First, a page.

# Design of experiment

There are many domain specific problems where time-series anomaly detection brings value and insight into the data. Some of them are more straightforward and easier to solve than other. Executives of a retail sales company want to be alerted if there is a sudden drop in the sales of a product or a car rental company desires to monitor the number of rented cars. These types of problems require to analyze one target variable (KPI) with possible explanatory variables that affect the KPI.

On the other hand, there are industries where vast amount of data is produced by different kinds of sensors like temperature, humidity, rotation speed etc. Such data usually describe “health” of one or more machines or systems. Instead of one metric/KPI being monitored, such problems require to monitor the system as whole.

Evaluating each metric separately is unfeasible if the data is cross-correlated which is often the case. Such methods don't account for the correlations resulting in many false positives/negatives.

Another possibility is to approach these problems with multivariate time-series anomaly detection. Such methods treat the data as one bulk; they try to identify the normal behavior regarding to the data interdependencies and produce model that should be capable of recognizing anomalous behavior. If we take into consideration that there are hundreds or thousands of different measurements it can be a challenging task. These methods suffer from the “curse of dimensionality” phenomena – as the dimensionality increases it is more and more difficult to identify the true relationships among the metrics which is crucial for building reasonable normal behavior model.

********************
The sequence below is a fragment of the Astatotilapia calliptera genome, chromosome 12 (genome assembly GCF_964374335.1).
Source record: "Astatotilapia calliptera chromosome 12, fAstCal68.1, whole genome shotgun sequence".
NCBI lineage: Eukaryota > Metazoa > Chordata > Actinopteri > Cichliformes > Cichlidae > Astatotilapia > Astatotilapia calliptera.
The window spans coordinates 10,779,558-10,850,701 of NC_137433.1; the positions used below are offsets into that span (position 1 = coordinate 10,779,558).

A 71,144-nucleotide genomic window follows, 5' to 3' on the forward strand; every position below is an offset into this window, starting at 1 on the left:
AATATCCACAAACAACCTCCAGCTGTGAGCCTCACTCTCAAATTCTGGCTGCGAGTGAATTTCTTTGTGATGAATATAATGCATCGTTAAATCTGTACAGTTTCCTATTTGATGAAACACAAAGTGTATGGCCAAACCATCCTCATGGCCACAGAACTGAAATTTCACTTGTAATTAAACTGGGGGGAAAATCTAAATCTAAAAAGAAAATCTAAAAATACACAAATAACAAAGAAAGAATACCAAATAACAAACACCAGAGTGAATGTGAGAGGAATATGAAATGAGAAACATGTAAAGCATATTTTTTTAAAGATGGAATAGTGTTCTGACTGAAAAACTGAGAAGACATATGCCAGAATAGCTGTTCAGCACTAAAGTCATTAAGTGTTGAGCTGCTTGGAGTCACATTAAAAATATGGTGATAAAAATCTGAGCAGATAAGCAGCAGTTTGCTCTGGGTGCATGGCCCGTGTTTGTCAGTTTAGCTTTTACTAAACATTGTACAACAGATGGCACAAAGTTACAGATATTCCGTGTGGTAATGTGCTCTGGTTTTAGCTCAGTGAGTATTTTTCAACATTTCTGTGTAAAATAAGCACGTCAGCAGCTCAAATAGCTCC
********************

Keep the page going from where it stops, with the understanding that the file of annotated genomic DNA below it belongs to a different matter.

## Our approach to complex machinery problems¶

We feel that to tackle these problems some supervision is necessary. We propose an approach where an anomaly detection problem is divided into several subproblems. Each subproblem represents some part of the whole system and is defined by one target metric and possible explanatory metrics affecting it. Specifying the subproblems requires knowledge of the underlying process. The group of metrics of a subproblem should closely relate to each other with causal or correlation effects. On the other hand, correlation of some metrics does not necessarily mean that the relationship is important for evaluation of a record being anomalous or not. Therefore, understanding of the problem is crucial.

A simplified schema of a system or machine with identified subproblems could look as on the figure below.

Such example could be generalized with arbitrary number of metrics/variables. Each of the subproblems is a separate anomaly detection task for the TIM Anomaly Detection engine. The proposed approach has also the advantage of locating a potential problem of the system more accurately. This would be much more difficult to accomplish using classic multivariate approach and the results would be rather unreliable.